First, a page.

4. When your horse is comfortable with all of the above, you can encourage the horse to step over a pole or onto the mattress – one step at a time and excessive praise for each step (horses love praise, just as you do, and I also feel happy when praising my horse for even the smallest thing). Don’t hold back with the treats while desensitizing, because the treat will also activate the horse’s parasympathetic nervous system, which is a dampener, and a system that kicks in when the horse needs to relax and digest, rest, etc. That is exactly what we’re looking for, because that’s when the large mover muscles relax, and we can put the small stabilizer muscles to work, which are so important for good core stability.
5. Gradually, you can get the first, second, third, and finally fourth leg on the mattress. Many horses don’t want to stand still on the mattress at first, so let him walk across, and teach him to move slower and slower across the mattress before stopping and resting with all four legs on the mattress.
6. When the horse can stand and rest with all four legs on the mattress, with a calm expression and lowered neck, you are ready for step 2 of ProPrio Training, which is relaxation exercises. After that, step 3, which is stretching, and so on until step 7, which will really challenge the horse’s ability to carry, balance, and coordinate himself, and ensure better performance without injury setbacks.
That sounds easy enough, right?
Yes, for some… but other horses are just more difficult to succeed with, and that’s the case with my New Forest pony. He’s just plain scared of it. Let me show you how we worked our way forward.
As mentioned, Axton was very afraid of the equipment. But even he has learned to step onto the mattress and stroll over soft poles. We just need to think outside the box.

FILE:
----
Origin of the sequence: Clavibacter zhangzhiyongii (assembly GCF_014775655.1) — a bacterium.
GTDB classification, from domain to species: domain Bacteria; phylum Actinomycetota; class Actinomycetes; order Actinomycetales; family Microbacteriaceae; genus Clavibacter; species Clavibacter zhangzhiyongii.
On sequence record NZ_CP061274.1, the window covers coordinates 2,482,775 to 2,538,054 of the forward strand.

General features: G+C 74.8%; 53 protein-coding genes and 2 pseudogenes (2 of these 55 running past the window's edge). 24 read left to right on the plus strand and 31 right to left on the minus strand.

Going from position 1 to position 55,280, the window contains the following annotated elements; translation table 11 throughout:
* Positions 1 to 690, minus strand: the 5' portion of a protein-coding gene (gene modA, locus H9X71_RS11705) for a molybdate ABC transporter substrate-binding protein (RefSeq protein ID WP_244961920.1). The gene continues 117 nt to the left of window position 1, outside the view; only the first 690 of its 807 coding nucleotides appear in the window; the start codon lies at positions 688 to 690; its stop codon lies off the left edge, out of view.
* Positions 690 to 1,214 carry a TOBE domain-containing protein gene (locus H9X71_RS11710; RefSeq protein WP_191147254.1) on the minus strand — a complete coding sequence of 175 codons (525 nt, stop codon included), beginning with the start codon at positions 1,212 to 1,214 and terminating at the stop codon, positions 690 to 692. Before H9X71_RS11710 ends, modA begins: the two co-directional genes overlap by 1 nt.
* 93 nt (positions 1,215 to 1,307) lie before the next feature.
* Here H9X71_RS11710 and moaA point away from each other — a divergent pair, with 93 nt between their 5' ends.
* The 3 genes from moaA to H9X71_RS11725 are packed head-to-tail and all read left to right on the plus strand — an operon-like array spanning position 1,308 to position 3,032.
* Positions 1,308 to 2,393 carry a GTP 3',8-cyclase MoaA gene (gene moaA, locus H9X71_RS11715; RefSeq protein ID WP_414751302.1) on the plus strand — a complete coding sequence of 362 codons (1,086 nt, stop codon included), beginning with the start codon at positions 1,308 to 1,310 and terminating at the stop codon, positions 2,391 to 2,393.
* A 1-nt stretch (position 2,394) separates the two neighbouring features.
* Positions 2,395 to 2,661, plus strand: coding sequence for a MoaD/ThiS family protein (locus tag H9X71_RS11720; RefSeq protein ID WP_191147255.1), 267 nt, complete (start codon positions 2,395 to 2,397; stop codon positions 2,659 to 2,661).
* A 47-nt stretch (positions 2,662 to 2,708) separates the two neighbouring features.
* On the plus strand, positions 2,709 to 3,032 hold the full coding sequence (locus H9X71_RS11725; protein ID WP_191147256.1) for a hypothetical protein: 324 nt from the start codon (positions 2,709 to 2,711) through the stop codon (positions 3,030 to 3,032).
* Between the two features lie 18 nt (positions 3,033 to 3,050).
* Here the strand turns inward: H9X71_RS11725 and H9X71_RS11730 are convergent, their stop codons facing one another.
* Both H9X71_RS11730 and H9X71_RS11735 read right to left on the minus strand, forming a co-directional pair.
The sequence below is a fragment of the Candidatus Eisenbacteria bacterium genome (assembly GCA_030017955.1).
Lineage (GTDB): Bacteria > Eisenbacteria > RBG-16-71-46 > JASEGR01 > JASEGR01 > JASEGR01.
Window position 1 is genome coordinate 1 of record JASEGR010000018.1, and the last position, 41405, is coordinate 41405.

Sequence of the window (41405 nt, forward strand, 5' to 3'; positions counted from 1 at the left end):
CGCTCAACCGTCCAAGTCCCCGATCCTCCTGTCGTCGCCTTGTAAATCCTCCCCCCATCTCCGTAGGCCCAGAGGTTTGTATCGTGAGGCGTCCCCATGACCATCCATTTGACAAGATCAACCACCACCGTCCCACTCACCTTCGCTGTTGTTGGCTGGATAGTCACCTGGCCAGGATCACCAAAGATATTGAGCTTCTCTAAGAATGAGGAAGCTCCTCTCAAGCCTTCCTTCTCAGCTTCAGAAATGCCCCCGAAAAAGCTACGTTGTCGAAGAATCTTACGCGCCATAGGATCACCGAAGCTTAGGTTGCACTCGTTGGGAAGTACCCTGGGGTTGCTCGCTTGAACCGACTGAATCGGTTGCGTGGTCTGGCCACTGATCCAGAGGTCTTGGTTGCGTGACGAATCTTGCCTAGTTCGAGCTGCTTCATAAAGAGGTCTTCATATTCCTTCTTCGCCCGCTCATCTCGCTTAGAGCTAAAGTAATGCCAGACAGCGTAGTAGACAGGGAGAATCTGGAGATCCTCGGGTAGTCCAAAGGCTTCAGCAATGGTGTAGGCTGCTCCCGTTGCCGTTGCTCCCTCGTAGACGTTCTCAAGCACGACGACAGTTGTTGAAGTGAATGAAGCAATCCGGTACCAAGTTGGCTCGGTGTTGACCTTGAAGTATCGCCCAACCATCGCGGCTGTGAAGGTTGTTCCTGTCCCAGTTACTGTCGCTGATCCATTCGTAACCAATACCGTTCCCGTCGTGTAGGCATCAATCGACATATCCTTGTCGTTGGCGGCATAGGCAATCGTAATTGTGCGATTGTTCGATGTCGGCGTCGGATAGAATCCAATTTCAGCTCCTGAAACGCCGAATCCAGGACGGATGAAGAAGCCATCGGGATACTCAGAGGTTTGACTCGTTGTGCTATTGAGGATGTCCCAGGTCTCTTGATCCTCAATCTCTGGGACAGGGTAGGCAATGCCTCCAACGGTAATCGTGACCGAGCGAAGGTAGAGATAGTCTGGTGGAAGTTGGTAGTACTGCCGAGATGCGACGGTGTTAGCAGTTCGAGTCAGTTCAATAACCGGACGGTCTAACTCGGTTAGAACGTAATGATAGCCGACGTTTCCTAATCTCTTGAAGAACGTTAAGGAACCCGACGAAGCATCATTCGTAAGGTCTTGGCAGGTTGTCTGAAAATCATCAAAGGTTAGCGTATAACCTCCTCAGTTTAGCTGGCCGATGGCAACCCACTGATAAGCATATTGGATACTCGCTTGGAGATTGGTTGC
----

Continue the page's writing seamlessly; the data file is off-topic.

Fortunately, he loves food, so the first week I had him, he was turned out in the arena and got to graze in the corners. In one, there was a mattress that he had to mind, but entirely without any pressure.
Later, I fed him all his meals in the middle of the mattress.
After that, I could put a lead rope on and guide him onto the mattress – one step at a time and with plenty of praise, even if he’d only paw at the mattress.
Finally, both front legs came up, and he was relaxed (and received plenty of praise and treats).
Axton finally got up the courage to carefully walk across one corner. One hind leg touched the mattress – he received a lot of praise for that because he’s so scared of anything touching his hind legs.
Here I am desensitizing him to the soft poles, and we can start all over again. Here he smells them (I have already walked over them several times, to let him see and experience that they are not dangerous).
Yay! It worked, and he takes his first step over, calm and composed.
And now at a walk over a small series of soft poles.
Learn how to improve your horse’s balance, strength, and coordination with ProPrio Training
You can see more of my progress with Axton in the online ProPrio Training course.
In the online ProPrio Training course, I go through all 7 steps of ProPrio Training, and I explain and show the exercises in all the steps so you can do them yourself both in hand, longeing, and when riding.
All my horses take part, and I can show you different issues resolved through ProPrio Training, with both young and old horses, and well-trained adult horses. I will show you how you can improve balance, strength, and coordination even in experienced, talented riding horses, competing horses, etc.